Are patterns of sampling effort and completeness of inventories congruent? A test using databases for five insect taxa in the Iberian Peninsula
EntityUAM. Departamento de Biología
10.1111/icad.12566Insect Conservation and Diversity 15.4 (2022): 406-415
ISSN1752-458X (print); 1752-4598 (online)
ProjectGobierno de España. RYC2019-027446-I
SubjectsIberian Peninsula; Aquatic beetles; Biodiversity inventories; Butterflies; Caddisflies; Dung beetles; Insect decline; Moths; Biología y Biomedicina / Biología
Rights© 2022 The Authors
Esta obra está bajo una Licencia Creative Commons Atribución 4.0 Internacional.
Evaluating data quality and inventory completeness must be a preliminary step in any biodiversity research, particularly in the case of insects and high biodiversity areas. Yet, this step is often neglected or, at best, assessed only for one insect group, and the degree of congruence of sampling effort ffor different insect groups remains unexplored. We assess the congruence in the spatial distribution of sampling effort for five insect groups (butterflies, caddisflies, dung beetles, moths, and aquatic beetles) in the Iberian Peninsula. We identify well-surveyed areas for each taxonomic group and examine the degree to which the patterns of sampling effort can be explained by a set of variables related to environmental conditions and accessibility. Irrespective of the general lack of reliable inventories, we found a general but low congruence in the completeness patterns of the different taxa. This suggests that there is not a common geographical pattern in survey effort and that idiosyncratic and contingent factors (mainly the proximity to the workplaces of entomologists) are differentially affecting each group. After many decades of taxonomic and faunistic work, distributional databases of Iberian insects are still in a very preliminary stage, thus limiting our capacity to obtain reliable answers to basic and applied questions. We recommend carrying out long-term, standardised and well-designed entomological surveys able to generate a reliable image of the distribution of different insect groups. This will allow us to estimate accurately insect trends and better understand the full extent of global biodiversity loss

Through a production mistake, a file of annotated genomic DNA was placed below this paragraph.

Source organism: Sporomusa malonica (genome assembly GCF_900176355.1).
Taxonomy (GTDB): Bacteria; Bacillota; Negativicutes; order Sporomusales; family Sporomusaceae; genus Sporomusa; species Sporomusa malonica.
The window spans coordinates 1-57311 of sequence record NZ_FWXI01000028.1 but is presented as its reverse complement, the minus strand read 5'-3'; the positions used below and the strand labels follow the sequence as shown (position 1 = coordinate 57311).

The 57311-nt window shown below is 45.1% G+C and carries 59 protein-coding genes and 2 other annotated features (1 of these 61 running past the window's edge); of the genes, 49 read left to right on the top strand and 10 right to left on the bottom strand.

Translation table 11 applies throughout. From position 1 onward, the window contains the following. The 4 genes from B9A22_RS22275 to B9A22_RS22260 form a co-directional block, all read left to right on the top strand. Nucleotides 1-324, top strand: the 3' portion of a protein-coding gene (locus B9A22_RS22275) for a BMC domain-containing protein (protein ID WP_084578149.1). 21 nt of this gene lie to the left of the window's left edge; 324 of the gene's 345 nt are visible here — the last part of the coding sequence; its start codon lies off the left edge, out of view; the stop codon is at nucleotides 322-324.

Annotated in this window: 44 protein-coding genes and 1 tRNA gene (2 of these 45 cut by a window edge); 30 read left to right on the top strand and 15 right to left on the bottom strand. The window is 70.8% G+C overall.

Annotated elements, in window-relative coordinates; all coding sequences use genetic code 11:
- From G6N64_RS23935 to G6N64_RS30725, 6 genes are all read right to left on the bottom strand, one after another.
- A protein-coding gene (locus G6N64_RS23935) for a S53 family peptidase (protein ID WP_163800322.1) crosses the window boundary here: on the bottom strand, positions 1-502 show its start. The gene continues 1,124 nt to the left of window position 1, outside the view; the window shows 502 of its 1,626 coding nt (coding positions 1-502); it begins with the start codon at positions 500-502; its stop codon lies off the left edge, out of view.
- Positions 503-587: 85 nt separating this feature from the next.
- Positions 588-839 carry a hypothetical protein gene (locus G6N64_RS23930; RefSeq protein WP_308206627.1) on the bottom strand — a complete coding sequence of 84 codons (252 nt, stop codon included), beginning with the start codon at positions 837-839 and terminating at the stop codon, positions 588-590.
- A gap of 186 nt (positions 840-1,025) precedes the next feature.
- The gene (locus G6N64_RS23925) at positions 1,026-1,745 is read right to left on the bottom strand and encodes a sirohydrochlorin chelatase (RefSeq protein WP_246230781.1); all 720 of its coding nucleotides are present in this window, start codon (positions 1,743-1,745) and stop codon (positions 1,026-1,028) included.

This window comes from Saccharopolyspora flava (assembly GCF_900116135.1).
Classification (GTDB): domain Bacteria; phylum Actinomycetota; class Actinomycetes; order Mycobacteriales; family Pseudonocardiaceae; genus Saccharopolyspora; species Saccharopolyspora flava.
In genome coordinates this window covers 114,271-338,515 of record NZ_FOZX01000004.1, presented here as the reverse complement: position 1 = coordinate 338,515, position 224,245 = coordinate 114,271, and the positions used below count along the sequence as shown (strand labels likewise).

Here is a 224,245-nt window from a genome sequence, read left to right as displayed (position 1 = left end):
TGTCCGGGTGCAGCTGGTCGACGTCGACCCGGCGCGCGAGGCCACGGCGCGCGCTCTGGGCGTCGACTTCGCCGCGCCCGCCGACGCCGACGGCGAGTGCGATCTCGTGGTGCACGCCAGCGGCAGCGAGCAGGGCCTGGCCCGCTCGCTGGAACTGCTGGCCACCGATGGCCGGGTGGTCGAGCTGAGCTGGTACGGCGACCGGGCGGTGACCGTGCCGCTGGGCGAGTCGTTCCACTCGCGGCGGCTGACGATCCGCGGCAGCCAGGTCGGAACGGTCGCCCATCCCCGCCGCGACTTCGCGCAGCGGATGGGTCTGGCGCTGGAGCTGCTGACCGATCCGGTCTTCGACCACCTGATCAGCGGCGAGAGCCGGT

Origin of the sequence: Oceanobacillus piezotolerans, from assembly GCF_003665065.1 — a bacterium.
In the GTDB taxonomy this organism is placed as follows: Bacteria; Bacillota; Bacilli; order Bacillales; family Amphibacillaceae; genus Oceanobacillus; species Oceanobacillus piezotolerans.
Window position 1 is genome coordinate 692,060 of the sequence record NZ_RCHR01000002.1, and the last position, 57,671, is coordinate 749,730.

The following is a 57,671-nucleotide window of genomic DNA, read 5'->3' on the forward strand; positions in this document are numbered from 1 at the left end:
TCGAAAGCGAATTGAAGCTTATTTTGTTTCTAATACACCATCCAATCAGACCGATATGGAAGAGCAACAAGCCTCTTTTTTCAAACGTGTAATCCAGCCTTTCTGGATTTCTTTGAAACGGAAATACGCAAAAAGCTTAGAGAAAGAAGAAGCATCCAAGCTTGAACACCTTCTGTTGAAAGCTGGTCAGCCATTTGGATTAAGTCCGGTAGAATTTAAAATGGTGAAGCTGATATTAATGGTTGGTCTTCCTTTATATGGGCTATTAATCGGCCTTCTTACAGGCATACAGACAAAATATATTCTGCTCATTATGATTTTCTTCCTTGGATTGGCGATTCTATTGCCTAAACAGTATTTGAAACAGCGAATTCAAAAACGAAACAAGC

Google Scholar:Sánchez-Fernández, David - Yela, José Luis - Acosta, Raúl - Bonada, Núria - García-Barros Saura, Enrique - Guisande, Cástor - Heine, Juergen - Millán, Andrés - López Munguira, Miguel - Romo Benito, Helena - Zamora-Muñoz, Carmen - Lobo, Jorge M.
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